# Select and Warp triangles – Face swapping Opencv with Python (part 4)

We’re going to see in this video how to select the corresponding triangles and warp them so that the triangles of the first image match exactly the triangles in the second image in shape and size.

We keep the first part unchanged from the last tutorial.

import cv2 import numpy as np import dlib def extract_index_nparray(nparray): index = None for num in nparray[0]: index = num break return index img = cv2.imread("bradley_cooper.jpg") img2 = cv2.imread("jim_carrey.jpg") img_gray = cv2.cvtColor(img, cv2.COLOR_BGR2GRAY) img2_gray = cv2.cvtColor(img2, cv2.COLOR_BGR2GRAY) mask = np.zeros_like(img_gray) # Loading Face landmarks detector detector = dlib.get_frontal_face_detector() predictor = dlib.shape_predictor("shape_predictor_68_face_landmarks.dat")

In this second part of the code where we found the first face we do some changes from the previous cose. We’re going to remove or comment all the lines where we were drawing the triangles and the convex hull, as we don’t need to display them anymore.

# Face 1 faces = detector(img_gray) for face in faces: landmarks = predictor(img_gray, face) landmarks_points = [] for n in range(0, 68): x = landmarks.part(n).x y = landmarks.part(n).y landmarks_points.append((x, y)) #cv2.circle(img, (x, y), 3, (0, 0, 255), -1) points = np.array(landmarks_points, np.int32) convexhull = cv2.convexHull(points) #cv2.polylines(img, [convexhull], True, (255, 0, 0), 3) cv2.fillConvexPoly(mask, convexhull, 255) face_image_1 = cv2.bitwise_and(img, img, mask=mask) # Delaunay triangulation rect = cv2.boundingRect(convexhull) subdiv = cv2.Subdiv2D(rect) subdiv.insert(landmarks_points) triangles = subdiv.getTriangleList() triangles = np.array(triangles, dtype=np.int32) indexes_triangles = [] for t in triangles: pt1 = (t[0], t[1]) pt2 = (t[2], t[3]) pt3 = (t[4], t[5]) index_pt1 = np.where((points == pt1).all(axis=1)) index_pt1 = extract_index_nparray(index_pt1) index_pt2 = np.where((points == pt2).all(axis=1)) index_pt2 = extract_index_nparray(index_pt2) index_pt3 = np.where((points == pt3).all(axis=1)) index_pt3 = extract_index_nparray(index_pt3) if index_pt1 is not None and index_pt2 is not None and index_pt3 is not None: triangle = [index_pt1, index_pt2, index_pt3] indexes_triangles.append(triangle)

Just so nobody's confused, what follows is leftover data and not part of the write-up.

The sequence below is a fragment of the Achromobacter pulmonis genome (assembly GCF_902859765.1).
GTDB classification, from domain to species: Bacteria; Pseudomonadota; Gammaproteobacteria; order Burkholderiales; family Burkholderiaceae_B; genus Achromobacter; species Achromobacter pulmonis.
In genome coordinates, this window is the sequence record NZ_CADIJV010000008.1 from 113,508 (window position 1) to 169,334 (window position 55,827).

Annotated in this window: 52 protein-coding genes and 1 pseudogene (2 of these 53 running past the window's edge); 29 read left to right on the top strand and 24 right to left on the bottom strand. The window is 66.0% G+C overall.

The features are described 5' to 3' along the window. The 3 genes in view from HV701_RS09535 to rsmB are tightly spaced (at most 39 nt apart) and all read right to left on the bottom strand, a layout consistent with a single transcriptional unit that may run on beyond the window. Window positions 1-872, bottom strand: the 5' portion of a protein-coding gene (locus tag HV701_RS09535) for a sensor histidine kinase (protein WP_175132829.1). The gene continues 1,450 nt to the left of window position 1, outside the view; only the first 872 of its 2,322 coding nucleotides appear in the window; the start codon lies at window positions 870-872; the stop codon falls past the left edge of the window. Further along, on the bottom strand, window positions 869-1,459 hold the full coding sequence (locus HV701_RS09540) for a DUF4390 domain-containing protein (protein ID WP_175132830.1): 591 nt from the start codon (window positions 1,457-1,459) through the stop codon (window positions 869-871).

Now in the part where we’re finding the landmarks points of the second face we just do some small changes on the names of the variables to distinguish them from the one of the first face.

We also comment the line cv2.circle that was drawing the landmarks points as we don’t need to see them.

# Face 2 faces2 = detector(img2_gray) for face in faces2: landmarks = predictor(img2_gray, face) landmarks_points2 = [] for n in range(0, 68): x = landmarks.part(n).x y = landmarks.part(n).y landmarks_points2.append((x, y)) #cv2.circle(img2, (x, y), 3, (0, 255, 0), -1)

Now it’s the core part of this specific tutorial, we’re going to work with the triangles.

We loop trough the triangles indexes and we detect triangle of both faces.

We crop the area of each triangle to work with it specifically.

# Triangulation of both faces for triangle_index in indexes_triangles: # Triangulation of the first face tr1_pt1 = landmarks_points[triangle_index[0]] tr1_pt2 = landmarks_points[triangle_index[1]] tr1_pt3 = landmarks_points[triangle_index[2]] triangle1 = np.array([tr1_pt1, tr1_pt2, tr1_pt3], np.int32) rect1 = cv2.boundingRect(triangle1) (x, y, w, h) = rect1 cropped_triangle = img[y: y + h, x: x + w] cropped_tr1_mask = np.zeros((h, w), np.uint8) points = np.array([[tr1_pt1[0] - x, tr1_pt1[1] - y], [tr1_pt2[0] - x, tr1_pt2[1] - y], [tr1_pt3[0] - x, tr1_pt3[1] - y]], np.int32) cv2.fillConvexPoly(cropped_tr1_mask, points, 255) cropped_triangle = cv2.bitwise_and(cropped_triangle, cropped_triangle, mask=cropped_tr1_mask) cv2.line(img, tr1_pt1, tr1_pt2, (0, 0, 255), 2) cv2.line(img, tr1_pt3, tr1_pt2, (0, 0, 255), 2) cv2.line(img, tr1_pt1, tr1_pt3, (0, 0, 255), 2)

Same operation for the second face.

# Triangulation of second face tr2_pt1 = landmarks_points2[triangle_index[0]] tr2_pt2 = landmarks_points2[triangle_index[1]] tr2_pt3 = landmarks_points2[triangle_index[2]] triangle2 = np.array([tr2_pt1, tr2_pt2, tr2_pt3], np.int32) rect2 = cv2.boundingRect(triangle2) (x, y, w, h) = rect2 cropped_triangle2 = img2[y: y + h, x: x + w] cropped_tr2_mask = np.zeros((h, w), np.uint8) points2 = np.array([[tr2_pt1[0] - x, tr2_pt1[1] - y], [tr2_pt2[0] - x, tr2_pt2[1] - y], [tr2_pt3[0] - x, tr2_pt3[1] - y]], np.int32) cv2.fillConvexPoly(cropped_tr2_mask, points2, 255) cropped_triangle2 = cv2.bitwise_and(cropped_triangle2, cropped_triangle2, mask=cropped_tr2_mask) cv2.line(img2, tr2_pt1, tr2_pt2, (0, 0, 255), 2) cv2.line(img2, tr2_pt3, tr2_pt2, (0, 0, 255), 2) cv2.line(img2, tr2_pt1, tr2_pt3, (0, 0, 255), 2)

Finally once we have the triangles extracted we can warp them.

# Warp triangles points = np.float32(points) points2 = np.float32(points2) M = cv2.getAffineTransform(points, points2) warped_triangle = cv2.warpAffine(cropped_triangle, M, (w, h)) break

We then can show everything on the screen.

cv2.imshow("Image 1", img) cv2.imshow("image2", img2) cv2.imshow("cropped triangle 1", cropped_triangle) cv2.imshow("cropped triangle 2", cropped_triangle2) cv2.imshow("Warped triangle", warped_triangle) cv2.waitKey(0) cv2.destroyAllWindows()

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